Sexual and Treatment-Seeking Behavior for Sexually Transmitted Infection in Long-Distance Transport Workers of East Africa
August 2, 2007
The sexual and STD treatment-seeking behaviors of long-distance transport workers in East Africa were examined in the current study.
A health-seeking behavior survey was conducted at four sites on the Mombassa-Kampala trans-Africa highway (n=381). The questionnaires assessed respondents' knowledge of STDs and their symptoms and treatment-seeking behavior. At one site on the Kenya-Uganda border, a sexual patterning matrix was used (n=202) to measure sexual behavior of truck drivers and their assistants during the 12 months before assessment.
The long-distance transport workers reported an average of 2.8 sexual partners, more than half of whom were sex workers. Condom use was reported with 70 percent of encounters with casual partners. One-third of the truckers had participated in high-risk sexual behavior during the prior year, and 15 percent had had a self-reported STD. Of those with an STD, 85 percent experienced symptoms while on the road, and 77.2 percent had presented for treatment within one week of symptoms' onset.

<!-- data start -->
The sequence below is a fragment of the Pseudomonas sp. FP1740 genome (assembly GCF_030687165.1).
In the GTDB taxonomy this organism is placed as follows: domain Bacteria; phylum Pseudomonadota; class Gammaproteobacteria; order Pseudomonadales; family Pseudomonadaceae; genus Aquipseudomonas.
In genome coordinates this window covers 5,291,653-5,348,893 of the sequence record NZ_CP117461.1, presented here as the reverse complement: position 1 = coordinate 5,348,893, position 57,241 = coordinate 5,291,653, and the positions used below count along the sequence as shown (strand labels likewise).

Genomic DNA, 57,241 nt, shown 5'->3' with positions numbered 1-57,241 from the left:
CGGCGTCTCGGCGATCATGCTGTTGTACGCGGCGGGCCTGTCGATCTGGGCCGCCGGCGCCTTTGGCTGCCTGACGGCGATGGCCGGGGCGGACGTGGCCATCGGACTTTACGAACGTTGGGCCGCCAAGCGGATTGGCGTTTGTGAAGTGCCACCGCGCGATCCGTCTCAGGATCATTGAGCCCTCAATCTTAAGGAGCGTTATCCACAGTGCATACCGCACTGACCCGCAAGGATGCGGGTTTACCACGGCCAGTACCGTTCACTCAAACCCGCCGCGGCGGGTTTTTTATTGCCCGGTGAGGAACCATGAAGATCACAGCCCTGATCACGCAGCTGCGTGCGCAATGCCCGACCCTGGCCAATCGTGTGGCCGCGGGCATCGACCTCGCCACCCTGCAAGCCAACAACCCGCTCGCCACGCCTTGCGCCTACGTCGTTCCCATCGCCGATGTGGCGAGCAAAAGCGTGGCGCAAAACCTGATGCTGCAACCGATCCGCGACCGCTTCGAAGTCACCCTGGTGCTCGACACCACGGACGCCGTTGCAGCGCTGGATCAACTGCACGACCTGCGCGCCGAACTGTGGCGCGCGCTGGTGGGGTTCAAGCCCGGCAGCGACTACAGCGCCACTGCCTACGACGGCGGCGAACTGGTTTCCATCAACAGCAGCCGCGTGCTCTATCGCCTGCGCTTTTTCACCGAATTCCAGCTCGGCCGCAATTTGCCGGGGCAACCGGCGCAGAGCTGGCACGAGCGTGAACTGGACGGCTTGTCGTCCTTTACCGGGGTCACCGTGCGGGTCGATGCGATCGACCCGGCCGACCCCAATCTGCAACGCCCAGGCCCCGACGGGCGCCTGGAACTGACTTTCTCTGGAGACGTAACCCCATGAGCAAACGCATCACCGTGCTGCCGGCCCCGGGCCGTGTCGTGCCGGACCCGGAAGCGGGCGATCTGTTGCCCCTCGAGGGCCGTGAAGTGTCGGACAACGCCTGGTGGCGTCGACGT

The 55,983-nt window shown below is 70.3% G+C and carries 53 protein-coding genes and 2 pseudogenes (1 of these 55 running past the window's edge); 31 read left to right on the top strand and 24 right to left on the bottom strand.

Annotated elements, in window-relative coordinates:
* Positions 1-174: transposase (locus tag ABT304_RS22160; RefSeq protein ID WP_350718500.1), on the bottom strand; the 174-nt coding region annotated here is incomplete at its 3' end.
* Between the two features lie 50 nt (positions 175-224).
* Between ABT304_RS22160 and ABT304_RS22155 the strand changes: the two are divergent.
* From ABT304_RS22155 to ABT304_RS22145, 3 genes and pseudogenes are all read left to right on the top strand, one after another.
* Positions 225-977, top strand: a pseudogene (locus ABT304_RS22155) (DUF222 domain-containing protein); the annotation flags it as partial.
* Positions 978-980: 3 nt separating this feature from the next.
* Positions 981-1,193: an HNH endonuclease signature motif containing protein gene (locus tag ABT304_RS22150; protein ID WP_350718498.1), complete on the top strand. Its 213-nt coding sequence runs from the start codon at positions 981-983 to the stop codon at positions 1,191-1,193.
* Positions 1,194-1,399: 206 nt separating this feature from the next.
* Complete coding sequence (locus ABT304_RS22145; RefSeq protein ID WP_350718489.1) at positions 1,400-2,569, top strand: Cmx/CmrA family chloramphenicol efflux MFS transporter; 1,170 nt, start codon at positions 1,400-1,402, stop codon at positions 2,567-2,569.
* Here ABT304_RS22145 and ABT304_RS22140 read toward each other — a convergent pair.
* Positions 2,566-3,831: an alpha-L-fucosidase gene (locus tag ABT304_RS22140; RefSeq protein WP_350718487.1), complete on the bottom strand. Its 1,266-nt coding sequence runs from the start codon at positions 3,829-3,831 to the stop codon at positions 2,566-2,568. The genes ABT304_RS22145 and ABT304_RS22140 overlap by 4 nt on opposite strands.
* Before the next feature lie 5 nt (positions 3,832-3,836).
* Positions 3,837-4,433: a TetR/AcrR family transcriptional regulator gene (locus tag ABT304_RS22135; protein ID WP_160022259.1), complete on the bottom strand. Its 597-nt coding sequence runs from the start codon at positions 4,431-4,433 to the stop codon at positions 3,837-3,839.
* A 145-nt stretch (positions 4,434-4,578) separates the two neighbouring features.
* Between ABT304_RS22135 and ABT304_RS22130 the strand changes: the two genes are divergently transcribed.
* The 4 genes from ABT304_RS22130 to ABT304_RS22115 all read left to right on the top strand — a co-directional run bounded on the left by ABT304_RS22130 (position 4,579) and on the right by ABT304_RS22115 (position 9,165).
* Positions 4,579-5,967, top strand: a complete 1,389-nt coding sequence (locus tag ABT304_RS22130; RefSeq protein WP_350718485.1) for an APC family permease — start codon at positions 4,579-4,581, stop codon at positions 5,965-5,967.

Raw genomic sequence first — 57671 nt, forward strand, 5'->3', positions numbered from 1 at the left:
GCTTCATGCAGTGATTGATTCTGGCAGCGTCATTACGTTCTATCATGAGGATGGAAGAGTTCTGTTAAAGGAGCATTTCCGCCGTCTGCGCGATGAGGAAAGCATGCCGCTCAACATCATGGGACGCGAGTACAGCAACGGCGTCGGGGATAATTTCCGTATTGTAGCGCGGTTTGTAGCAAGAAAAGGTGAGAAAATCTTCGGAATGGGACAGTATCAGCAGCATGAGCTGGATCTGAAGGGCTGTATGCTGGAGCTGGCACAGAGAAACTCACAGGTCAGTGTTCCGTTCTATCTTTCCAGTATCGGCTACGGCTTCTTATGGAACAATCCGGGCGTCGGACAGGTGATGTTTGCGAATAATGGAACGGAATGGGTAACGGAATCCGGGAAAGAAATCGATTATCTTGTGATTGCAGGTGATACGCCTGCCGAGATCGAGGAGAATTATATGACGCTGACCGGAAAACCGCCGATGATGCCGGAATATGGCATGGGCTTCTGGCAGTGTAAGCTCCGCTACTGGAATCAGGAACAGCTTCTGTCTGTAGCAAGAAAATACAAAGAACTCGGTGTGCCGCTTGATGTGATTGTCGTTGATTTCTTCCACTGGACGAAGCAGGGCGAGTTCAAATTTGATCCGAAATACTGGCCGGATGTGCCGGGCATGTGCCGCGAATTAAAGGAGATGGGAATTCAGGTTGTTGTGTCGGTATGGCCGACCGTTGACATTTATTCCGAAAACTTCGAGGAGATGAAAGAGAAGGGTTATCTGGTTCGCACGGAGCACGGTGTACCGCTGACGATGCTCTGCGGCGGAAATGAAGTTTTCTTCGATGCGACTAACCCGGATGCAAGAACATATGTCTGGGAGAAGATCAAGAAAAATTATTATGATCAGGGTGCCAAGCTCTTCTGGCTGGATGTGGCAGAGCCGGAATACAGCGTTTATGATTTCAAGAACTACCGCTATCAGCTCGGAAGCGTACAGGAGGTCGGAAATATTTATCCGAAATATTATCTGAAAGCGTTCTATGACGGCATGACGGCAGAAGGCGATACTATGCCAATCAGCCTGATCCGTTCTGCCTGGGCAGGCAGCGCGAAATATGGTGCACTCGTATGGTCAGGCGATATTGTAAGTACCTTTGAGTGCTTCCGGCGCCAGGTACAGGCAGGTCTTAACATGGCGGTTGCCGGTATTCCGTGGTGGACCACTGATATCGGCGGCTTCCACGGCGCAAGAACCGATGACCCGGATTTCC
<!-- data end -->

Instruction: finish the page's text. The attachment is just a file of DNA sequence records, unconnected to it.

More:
For treatment, 94 percent of drivers and 56 percent of assistants turned to a private health facility or a pharmacy. The cost of accessing services in these facilities was not significantly more than the cost of services in the public sector, where waiting times were reportedly three times longer. Only 28.9 percent said they completed the full course of prescribed medications.
"Truck drivers and their assistants in East Africa have high rates of reported [STDs] and many continue to exhibit high-risk sexual behavior," the authors concluded. "The transport workers studied here favored private health facilities because of convenience and shorter waiting times."
Sexually Transmitted Infections
06.2007; Vol. 83: P. 242-245; Chester N. Morris; Alan G. Ferguson
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